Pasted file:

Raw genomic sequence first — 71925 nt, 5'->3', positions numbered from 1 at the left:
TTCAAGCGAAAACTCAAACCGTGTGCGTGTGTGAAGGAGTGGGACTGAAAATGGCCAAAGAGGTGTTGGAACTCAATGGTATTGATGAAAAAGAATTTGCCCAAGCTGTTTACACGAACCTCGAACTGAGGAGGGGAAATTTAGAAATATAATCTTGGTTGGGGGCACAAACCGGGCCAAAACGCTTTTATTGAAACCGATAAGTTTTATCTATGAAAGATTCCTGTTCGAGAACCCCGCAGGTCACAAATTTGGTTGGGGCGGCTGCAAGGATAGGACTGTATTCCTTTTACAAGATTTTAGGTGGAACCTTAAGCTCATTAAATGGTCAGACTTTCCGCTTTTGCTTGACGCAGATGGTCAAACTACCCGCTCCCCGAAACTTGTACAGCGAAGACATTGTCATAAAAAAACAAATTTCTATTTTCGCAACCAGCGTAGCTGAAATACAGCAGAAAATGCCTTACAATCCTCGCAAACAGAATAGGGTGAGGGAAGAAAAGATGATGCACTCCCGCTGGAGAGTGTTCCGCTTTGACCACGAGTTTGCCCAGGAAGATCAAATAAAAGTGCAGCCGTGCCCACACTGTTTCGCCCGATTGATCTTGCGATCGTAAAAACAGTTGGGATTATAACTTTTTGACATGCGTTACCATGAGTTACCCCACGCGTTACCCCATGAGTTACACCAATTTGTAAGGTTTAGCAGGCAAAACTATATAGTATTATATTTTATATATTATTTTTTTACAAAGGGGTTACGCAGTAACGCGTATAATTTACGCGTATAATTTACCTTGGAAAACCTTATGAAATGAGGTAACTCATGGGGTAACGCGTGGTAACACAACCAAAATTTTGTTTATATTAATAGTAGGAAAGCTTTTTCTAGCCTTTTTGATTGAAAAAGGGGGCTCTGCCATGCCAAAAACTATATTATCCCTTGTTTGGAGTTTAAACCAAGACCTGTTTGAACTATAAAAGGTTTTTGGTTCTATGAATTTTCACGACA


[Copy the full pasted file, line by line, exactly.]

Raw genomic sequence first — 71925 nt, 5'->3', positions numbered from 1 at the left:
TTCAAGCGAAAACTCAAACCGTGTGCGTGTGTGAAGGAGTGGGACTGAAAATGGCCAAAGAGGTGTTGGAACTCAATGGTATTGATGAAAAAGAATTTGCCCAAGCTGTTTACACGAACCTCGAACTGAGGAGGGGAAATTTAGAAATATAATCTTGGTTGGGGGCACAAACCGGGCCAAAACGCTTTTATTGAAACCGATAAGTTTTATCTATGAAAGATTCCTGTTCGAGAACCCCGCAGGTCACAAATTTGGTTGGGGCGGCTGCAAGGATAGGACTGTATTCCTTTTACAAGATTTTAGGTGGAACCTTAAGCTCATTAAATGGTCAGACTTTCCGCTTTTGCTTGACGCAGATGGTCAAACTACCCGCTCCCCGAAACTTGTACAGCGAAGACATTGTCATAAAAAAACAAATTTCTATTTTCGCAACCAGCGTAGCTGAAATACAGCAGAAAATGCCTTACAATCCTCGCAAACAGAATAGGGTGAGGGAAGAAAAGATGATGCACTCCCGCTGGAGAGTGTTCCGCTTTGACCACGAGTTTGCCCAGGAAGATCAAATAAAAGTGCAGCCGTGCCCACACTGTTTCGCCCGATTGATCTTGCGATCGTAAAAACAGTTGGGATTATAACTTTTTGACATGCGTTACCATGAGTTACCCCACGCGTTACCCCATGAGTTACACCAATTTGTAAGGTTTAGCAGGCAAAACTATATAGTATTATATTTTATATATTATTTTTTTACAAAGGGGTTACGCAGTAACGCGTATAATTTACGCGTATAATTTACCTTGGAAAACCTTATGAAATGAGGTAACTCATGGGGTAACGCGTGGTAACACAACCAAAATTTTGTTTATATTAATAGTAGGAAAGCTTTTTCTAGCCTTTTTGATTGAAAAAGGGGGCTCTGCCATGCCAAAAACTATATTATCCCTTGTTTGGAGTTTAAACCAAGACCTGTTTGAACTATAAAAGGTTTTTGGTTCTATGAATTTTCACGACA